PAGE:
Dr. Ghazala Rubi Javaid
Aga Khan University Hospital, Pakistan
UK trained Clinical Molecular Biologist with M.Phil degree in Human Genetics & Molecular Biology and PhD Thesis in Human Genetics and Molecular Biology with more than 18 years of experience in molecular biology Pathology Laboratory services. Five years of experience of teaching to M.Phil graduates of a medical students. Working in Molecular Pathology in an international organization. Representing on national as well as international Forum. Doing different projects of Hepatitis C in different groups, ageing of HCV, diabetes & HCV in different groups of Pakistan. Keen to know the latest update on diagnosis and therapeutics to lead the services of making people free from Hepatitis. Working on HCV diagnosis and therapeutic Being a woman of third world country hard working and devoted as working on different main desks.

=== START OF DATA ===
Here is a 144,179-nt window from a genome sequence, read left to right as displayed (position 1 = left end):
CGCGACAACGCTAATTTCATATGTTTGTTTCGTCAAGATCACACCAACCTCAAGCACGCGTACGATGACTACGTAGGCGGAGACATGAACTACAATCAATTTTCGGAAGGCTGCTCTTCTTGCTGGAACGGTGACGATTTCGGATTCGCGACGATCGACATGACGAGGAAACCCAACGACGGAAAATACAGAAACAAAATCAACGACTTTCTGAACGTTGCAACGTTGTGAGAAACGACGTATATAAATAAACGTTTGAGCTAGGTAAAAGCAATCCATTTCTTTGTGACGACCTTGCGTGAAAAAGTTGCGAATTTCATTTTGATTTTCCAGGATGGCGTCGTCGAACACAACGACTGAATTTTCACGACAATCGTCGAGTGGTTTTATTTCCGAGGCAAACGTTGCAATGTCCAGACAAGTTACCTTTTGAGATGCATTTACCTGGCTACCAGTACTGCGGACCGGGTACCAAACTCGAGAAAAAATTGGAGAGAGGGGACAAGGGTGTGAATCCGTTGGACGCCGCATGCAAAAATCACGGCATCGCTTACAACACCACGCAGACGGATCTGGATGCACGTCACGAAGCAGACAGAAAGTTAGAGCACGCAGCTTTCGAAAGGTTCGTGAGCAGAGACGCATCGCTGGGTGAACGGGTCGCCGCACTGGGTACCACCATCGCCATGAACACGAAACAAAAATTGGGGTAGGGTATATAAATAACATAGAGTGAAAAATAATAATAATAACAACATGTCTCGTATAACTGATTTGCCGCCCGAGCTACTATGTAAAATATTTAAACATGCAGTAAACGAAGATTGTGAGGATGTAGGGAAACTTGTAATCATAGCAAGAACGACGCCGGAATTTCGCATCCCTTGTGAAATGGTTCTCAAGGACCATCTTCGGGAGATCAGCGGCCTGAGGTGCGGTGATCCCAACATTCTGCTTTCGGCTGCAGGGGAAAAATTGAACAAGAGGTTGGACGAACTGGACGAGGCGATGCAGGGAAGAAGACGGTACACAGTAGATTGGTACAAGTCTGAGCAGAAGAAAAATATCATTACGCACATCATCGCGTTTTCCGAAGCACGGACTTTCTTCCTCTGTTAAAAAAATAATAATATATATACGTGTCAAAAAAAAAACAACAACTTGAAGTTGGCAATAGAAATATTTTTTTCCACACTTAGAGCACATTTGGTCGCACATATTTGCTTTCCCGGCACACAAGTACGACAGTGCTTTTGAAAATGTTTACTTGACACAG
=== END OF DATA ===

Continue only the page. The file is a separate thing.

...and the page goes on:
Objective: To determine the genetic pattern of HCV RNA gene and its Genotypic distribution in Punjab, Pakistan. Introduction and Rational: Susceptibility of HCV RNA gene is critical according to the host of patients of HCV as it depends on genetic variation to predict the kind of interferon treatment, response to treatment and spontaneous clearance of viral load. The respective contribution of direct HCV transmission between relatives by close contacts or exposure to an unidentified common source of virus to the intra-familial clustering of viral strains remains to be determined by an in-depth community study. Methodology: This study was undertaken to find out the ecology and Genetics of Susceptibility of HCV RNA in various isonym groups of the Punjab population. The hospital samples of chronic HCV patients, consisting of 349 patients, took the treatment of standard therapy of Interferon/Ribavirin. Thus the samples were divisible into three groups of patients, i.e., Responder, who respond to the therapy, and cured; Relapser, who relapsed after successful therapy while; Non-responder, the group of patients who did not show positive response to therapy. Results: We found that is very common (84.0%) among responder group while genotype 1a is more common in relapse (66.2%) and non-responder (54.0%) groups.Thus the genotypes of HCV play important roles relating to disease progress, prognosis and treatment. Human genetic susceptibility to HCV genotypes appears to be of great importance in getting the infection as reveled by the analyses of different ethnic /isonym groups of the Punjab. Five of the Six main genotypes, namely, 1a (61.40%), 2a (0.50%), 2b (20.00%), 3a (13.70%) and an Untypeable (4.40%) were found among the 12 different castes/tribes/isonym ethnic groups. The HCV frequency in 12 isonym groups is as follows: Arian (15.26%), Gujjar (10.02%), Jutt (18.91%), Kashmiri (10.02%), Malik (10.44%), Mughal (3.21%), Pathan (17.19%), Rajput (11.46%), Sheikh (3.43%), and Sayyed (4.87%). Gene-polymorphism for the variation of genotypes in IL-10 and IL- 28B genes was studied to find the genetic susceptibility among various isonym groups. A total of six SNPs have been found, which are as follows: In IL-10, SNP at 1082 position, AA (14.5%), GA (80.30%) and GG (5.20%); SNP at 819, AA (3.2%), AC (84.7%) and CC (12.0%); and SNP at 592 position, AA (6.0%), CA (69.9%) and CC (24.1%). CA was in high frequency than CC and AA homologous gene polymorphism. In IL-28B SNP at location a, GG (4.8%), TG (40.6%), TT (54.6%); SNP at location b, CC (34.9%), CT (58.2%), TT (6.8%) and CC (40.2%), CT (43.8%), TT (16.1%) was found. Frequency of TT homologous high at one position, CT hetrozygous polymorphism was frequent at second and third position. Conclusion: The study suggests that IL-10 and IL-28B interleukin genes, which are common in Pakistani population, in two major caste of Punjab. A cohert study should be done in detail for better understanding of human susceptibility to HCV infection and its management.